Our little one is just over a month old now. She's with her mother in Busan, and I'm heading down there every second weekend to visit. The past month has been a rainstorm of activity with KTX bookings, diaper changes and all manner of things in between.
Things are going fine now, with a lot of support received from friends and family. Heather is seeming comfortable and is an excellent mother. The birth itself though, was a stressful event.
This is the story of how it all happened.
We entered the Areum Women's Hospital on Monday the 23rd of May at 10pm. The ETA was actually May 20th, but we wanted to wait for a natural birth if possible. By that time our little one was already a menacing 3.6kg, a big baby for a small mother. Taller mothers tend to have easier births, so say the midwives. The head of our daughter was 10cm wide, considered a large lump to pass. Bigger is not always better, in the world of births.
After some deliberating, we decided to choose labour induction via intravenous drip. The baby could be out in a matter of hours, they said. But every ward-wisened midwife knows only too well that every pregnancy is different.
Monday night passed with contractions a few times per hour. All I could do was attempt the act of sleep on a chair next to the lady of the day, as she lay uncomfortably on a hospital bed. Tuesday morning arrived, with the advice to walk around. Heather and I trolleyed her various drips (shown in the photo above) out into the corridor, and we shuffled slowly up and down the hallway. By this time she was feeling a fair amount of pain, and receiving what I could only imagine to be a very bad stomach cramp every 15 minutes.
Tuesday morning passed excruciatingly slowly into Tuesday night, with mother-in-law ferrying food from home. Heather was not allowed to eat, and I was feeling very uneasy. The feeling could be described as riding a rollercoaster for the first time, backwards, while blindfolded. Deep down you're pretty sure that things will turn out okay, but that doesn't make it any less scary.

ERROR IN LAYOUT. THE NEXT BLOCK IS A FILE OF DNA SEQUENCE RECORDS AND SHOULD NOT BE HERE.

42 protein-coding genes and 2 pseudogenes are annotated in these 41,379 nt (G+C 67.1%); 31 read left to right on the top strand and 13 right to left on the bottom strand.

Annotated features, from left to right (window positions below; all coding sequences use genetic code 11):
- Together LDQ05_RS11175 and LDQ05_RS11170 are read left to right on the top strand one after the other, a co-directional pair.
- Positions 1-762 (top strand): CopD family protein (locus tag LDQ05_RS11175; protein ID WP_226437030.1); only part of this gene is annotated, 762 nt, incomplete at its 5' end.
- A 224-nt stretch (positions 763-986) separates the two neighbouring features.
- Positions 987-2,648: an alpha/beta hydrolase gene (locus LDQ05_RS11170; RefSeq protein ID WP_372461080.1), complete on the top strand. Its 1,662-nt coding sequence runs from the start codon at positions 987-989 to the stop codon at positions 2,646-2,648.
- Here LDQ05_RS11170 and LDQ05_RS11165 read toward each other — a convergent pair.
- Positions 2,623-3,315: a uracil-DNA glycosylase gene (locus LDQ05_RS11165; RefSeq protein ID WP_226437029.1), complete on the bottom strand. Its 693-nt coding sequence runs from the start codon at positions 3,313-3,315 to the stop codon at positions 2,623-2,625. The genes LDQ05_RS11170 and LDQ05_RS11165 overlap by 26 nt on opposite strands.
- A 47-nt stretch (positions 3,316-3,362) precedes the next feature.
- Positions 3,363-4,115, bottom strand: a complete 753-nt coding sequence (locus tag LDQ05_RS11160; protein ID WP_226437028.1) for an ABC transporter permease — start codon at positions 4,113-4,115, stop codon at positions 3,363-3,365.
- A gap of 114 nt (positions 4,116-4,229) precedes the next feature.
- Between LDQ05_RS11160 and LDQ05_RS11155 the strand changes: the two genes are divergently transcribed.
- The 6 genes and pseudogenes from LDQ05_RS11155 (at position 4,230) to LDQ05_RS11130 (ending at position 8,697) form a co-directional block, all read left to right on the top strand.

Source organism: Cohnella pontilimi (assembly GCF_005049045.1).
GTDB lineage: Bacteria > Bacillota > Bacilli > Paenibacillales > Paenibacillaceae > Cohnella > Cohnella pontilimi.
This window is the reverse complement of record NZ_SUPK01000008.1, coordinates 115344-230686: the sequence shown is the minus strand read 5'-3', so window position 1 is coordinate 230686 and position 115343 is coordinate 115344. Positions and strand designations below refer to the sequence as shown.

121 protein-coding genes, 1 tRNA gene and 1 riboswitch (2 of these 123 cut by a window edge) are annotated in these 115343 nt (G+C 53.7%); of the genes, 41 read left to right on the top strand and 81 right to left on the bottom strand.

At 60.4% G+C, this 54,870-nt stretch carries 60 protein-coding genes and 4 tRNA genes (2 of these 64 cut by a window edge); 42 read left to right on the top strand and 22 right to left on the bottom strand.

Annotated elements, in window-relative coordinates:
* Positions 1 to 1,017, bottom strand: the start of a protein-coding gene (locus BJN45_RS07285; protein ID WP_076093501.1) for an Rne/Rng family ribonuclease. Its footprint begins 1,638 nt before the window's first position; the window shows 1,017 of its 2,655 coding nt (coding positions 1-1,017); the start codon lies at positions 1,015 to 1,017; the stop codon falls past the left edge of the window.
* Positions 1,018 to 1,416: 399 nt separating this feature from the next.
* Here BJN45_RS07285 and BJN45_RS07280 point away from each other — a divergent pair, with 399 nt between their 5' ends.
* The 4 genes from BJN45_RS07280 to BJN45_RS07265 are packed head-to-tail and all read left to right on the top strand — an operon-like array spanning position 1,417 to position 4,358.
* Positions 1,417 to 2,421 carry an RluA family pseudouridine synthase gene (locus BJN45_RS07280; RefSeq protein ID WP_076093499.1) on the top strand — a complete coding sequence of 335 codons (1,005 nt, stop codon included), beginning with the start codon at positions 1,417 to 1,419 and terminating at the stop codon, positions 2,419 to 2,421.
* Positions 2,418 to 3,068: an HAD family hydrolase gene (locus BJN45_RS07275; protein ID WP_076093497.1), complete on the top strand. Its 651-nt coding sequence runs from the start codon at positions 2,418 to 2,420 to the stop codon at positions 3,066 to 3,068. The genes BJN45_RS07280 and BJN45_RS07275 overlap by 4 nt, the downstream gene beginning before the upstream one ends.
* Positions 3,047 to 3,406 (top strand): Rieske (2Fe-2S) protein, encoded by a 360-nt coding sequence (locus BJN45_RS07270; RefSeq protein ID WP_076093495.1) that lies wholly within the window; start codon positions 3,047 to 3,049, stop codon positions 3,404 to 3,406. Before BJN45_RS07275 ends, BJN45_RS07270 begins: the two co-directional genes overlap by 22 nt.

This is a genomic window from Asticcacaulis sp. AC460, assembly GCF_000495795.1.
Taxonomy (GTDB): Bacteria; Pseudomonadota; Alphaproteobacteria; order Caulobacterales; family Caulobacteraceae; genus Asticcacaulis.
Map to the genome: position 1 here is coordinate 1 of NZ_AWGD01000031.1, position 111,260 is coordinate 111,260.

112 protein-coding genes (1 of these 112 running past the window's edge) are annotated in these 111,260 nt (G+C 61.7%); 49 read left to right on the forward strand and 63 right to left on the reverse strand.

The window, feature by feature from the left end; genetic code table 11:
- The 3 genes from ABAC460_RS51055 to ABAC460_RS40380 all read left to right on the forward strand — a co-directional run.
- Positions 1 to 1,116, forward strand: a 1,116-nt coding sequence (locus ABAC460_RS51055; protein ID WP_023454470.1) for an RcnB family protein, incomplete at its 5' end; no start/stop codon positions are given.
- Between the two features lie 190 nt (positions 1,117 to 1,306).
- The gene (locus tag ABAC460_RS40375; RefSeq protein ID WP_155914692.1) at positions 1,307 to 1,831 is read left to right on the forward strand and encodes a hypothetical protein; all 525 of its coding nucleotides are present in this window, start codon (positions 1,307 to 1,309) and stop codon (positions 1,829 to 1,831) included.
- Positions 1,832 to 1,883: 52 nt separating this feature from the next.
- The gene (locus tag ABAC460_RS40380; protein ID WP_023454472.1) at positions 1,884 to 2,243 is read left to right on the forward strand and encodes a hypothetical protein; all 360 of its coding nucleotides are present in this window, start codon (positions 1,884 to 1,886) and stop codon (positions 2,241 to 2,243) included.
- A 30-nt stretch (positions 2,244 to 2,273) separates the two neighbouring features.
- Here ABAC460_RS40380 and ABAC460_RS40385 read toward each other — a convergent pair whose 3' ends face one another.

At 6pm, the nurses told us that the baby wasn't coming anytime soon and to retire to a hospital bedroom and return if there were further developments. Heather and I went to another floor and I fell asleep at 8:30pm. Heather rang my cell phone at 10pm, telling me she had gone back to the birthing room again.
If there ever were an understated euphemism in the world of medical nomenclature, 'labour' would be it. Heather was in an extremely uncomfortable state, twisted in an unnatural posture of pain on a delivery bed. Her toes bundled up and shuddered every 5 minutes, as labour reared a nasty dose of all-consuming pain. Attempting what reassuring conversation I could, along with hand-holding, it became clear that the pain experienced was not a regular knife-in-the-gut kind of jab, but some kind of blunt-edged sword inserted into the stomach and twisted slowly for 90 seconds at a time. At the end of each extended contraction, all she could do was gasp for breath and wait for the next one.
Heather had been in labour since late Monday (although her water wasn't breaking), but the nurses on night duty weren't particularly alarmed. They gave me a blanket and put on some piano music on a CD player. There, in that overwarmed maternity ward, holding the hand of a wife in pain and utterly unable to do anything but wait, I listened to a recording of a single person playing a piano. I have no idea what the meaning of it all was, but that's exactly what happened. The nurses told us to wait until 8:30am, when the doctor would be back. That was around 4am. For Heather, it was turning into a matter of whether she could survive the intensity while remaining psychologically stable. We kept conversation going, but anytime I asked her a question before a contraction started, she was physically incapable of replying for two minutes. At the end of the contraction, she had usually forgotten the question. We both did what we could to reassure each other. From time to time she would bang her wrists on the bed rails, repeatedly and hard, to try and distract herself from the pain.
Babies get born every hour in the Areum Women's Hospital during the daytime, but almost none at night. The longest hours that I've ever experienced passed, before the doctor came in, performed a cervical check and pulled back with a concerned expression. The cervix was dilated but the head of our baby was not where it was supposed to be. We then had two options: keep waiting or choose surgery.
There are a few things that are useful to discuss beforehand between a mother-to-be and her closest ones. Those would be: whether to induce labour, whether to use an epidural, and in what scenarios a Caesarean will be chosen.